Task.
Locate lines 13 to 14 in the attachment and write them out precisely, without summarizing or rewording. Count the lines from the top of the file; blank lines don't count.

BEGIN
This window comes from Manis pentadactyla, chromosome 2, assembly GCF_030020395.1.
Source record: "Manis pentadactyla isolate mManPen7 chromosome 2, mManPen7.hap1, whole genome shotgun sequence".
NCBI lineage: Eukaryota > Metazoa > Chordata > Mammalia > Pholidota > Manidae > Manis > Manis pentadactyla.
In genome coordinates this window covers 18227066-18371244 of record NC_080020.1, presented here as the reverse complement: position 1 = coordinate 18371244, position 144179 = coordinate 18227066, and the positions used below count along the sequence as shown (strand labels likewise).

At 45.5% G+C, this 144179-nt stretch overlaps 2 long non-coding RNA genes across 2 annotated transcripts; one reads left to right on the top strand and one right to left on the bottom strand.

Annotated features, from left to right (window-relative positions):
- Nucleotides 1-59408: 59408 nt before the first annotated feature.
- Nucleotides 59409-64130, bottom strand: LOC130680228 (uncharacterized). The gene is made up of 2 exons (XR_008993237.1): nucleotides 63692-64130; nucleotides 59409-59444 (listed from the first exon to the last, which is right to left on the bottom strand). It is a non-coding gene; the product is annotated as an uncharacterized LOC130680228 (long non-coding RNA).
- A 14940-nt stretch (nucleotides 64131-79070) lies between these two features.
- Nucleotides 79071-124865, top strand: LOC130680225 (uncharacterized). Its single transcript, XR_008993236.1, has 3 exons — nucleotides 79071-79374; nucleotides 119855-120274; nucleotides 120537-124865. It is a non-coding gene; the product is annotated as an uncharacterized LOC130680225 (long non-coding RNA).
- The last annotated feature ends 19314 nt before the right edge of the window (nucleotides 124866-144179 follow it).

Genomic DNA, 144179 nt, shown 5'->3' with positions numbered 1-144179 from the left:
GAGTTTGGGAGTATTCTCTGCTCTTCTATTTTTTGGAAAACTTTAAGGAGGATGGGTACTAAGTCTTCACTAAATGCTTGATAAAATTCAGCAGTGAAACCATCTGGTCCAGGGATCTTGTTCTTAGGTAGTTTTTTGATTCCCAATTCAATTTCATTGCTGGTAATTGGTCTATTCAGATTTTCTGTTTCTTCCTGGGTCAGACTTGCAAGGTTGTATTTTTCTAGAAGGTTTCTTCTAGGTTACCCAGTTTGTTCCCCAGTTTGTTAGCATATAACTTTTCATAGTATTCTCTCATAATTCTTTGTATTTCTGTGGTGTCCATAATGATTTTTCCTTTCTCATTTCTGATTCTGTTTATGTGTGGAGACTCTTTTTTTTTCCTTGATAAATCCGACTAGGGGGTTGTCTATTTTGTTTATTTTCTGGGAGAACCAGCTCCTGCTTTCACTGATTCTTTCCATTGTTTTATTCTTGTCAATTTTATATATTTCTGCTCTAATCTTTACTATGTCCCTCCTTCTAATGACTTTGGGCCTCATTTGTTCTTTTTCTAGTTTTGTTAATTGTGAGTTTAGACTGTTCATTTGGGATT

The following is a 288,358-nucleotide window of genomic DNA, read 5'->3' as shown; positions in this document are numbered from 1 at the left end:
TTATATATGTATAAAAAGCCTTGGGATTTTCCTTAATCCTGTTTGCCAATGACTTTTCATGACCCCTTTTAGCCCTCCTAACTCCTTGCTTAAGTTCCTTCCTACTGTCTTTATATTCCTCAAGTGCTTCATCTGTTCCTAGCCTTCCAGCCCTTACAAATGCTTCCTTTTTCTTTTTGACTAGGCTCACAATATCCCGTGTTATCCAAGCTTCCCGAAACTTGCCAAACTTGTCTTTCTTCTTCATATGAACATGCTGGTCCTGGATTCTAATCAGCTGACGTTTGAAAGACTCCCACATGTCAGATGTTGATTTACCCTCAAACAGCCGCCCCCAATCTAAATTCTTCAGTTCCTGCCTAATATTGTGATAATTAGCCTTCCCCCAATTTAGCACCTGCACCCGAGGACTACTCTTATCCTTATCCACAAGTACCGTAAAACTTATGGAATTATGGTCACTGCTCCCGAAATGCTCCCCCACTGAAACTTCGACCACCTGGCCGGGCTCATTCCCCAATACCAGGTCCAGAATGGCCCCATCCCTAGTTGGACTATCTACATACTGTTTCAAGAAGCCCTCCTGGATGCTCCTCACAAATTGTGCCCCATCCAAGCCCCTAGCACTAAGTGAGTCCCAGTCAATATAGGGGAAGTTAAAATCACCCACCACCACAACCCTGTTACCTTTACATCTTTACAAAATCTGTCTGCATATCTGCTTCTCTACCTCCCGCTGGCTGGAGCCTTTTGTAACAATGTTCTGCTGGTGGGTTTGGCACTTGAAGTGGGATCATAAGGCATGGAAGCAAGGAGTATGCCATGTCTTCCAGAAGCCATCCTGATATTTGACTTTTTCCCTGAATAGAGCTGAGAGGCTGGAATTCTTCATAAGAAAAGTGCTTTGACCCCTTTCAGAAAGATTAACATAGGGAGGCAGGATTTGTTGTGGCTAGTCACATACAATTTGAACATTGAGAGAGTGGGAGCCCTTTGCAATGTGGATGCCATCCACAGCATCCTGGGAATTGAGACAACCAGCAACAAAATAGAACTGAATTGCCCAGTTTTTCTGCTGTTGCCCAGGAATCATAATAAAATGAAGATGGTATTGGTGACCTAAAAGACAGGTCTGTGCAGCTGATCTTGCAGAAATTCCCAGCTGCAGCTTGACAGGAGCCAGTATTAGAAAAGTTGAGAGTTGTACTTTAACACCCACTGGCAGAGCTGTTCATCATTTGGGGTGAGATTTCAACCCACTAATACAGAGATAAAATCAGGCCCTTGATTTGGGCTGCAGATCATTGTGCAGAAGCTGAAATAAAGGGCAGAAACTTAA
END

GAGTTTGGGAGTATTCTCTGCTCTTCTATTTTTTGGAAAACTTTAAGGAGGATGGGTACTAAGTCTTCACTAAATGCTTGATAAAATTCAGCAGTGAAACCATCTGGTCCAGGGATCTTGTTCTTAGGTAGTTTTTTGATTCCCAATTCAATTTCATTGCTGGTAATTGGTCTATTCAGATTTTCTGTTTCTTCCTGGGTCAGACTTGCAAGGTTGTATTTTTCTAGAAGGTTTCTTCTAGGTTACCCAGTTTGTTCCCCAGTTTGTTAGCATATAACTTTTCATAGTATTCTCTCATAATTCTTTGTATTTCTGTGGTGTCCATAATGATTTTTCCTTTCTCATTTCTGATTCTGTTTATGTGTGGAGACTCTTTTTTTTTCCTTGATAAATCCGACTAGGGGGTTGTCTATTTTGTTTATTTTCTGGGAGAACCAGCTCCTGCTTTCACTGATTCTTTCCATTGTTTTATTCTTGTCAATTTTATATATTTCTGCTCTAATCTTTACTATGTCCCTCCTTCTAATGACTTTGGGCCTCATTTGTTCTTTTTCTAGTTTTGTTAATTGTGAGTTTAGACTGTTCATTTGGGATT

The following is a 288,358-nucleotide window of genomic DNA, read 5'->3' as shown; positions in this document are numbered from 1 at the left end: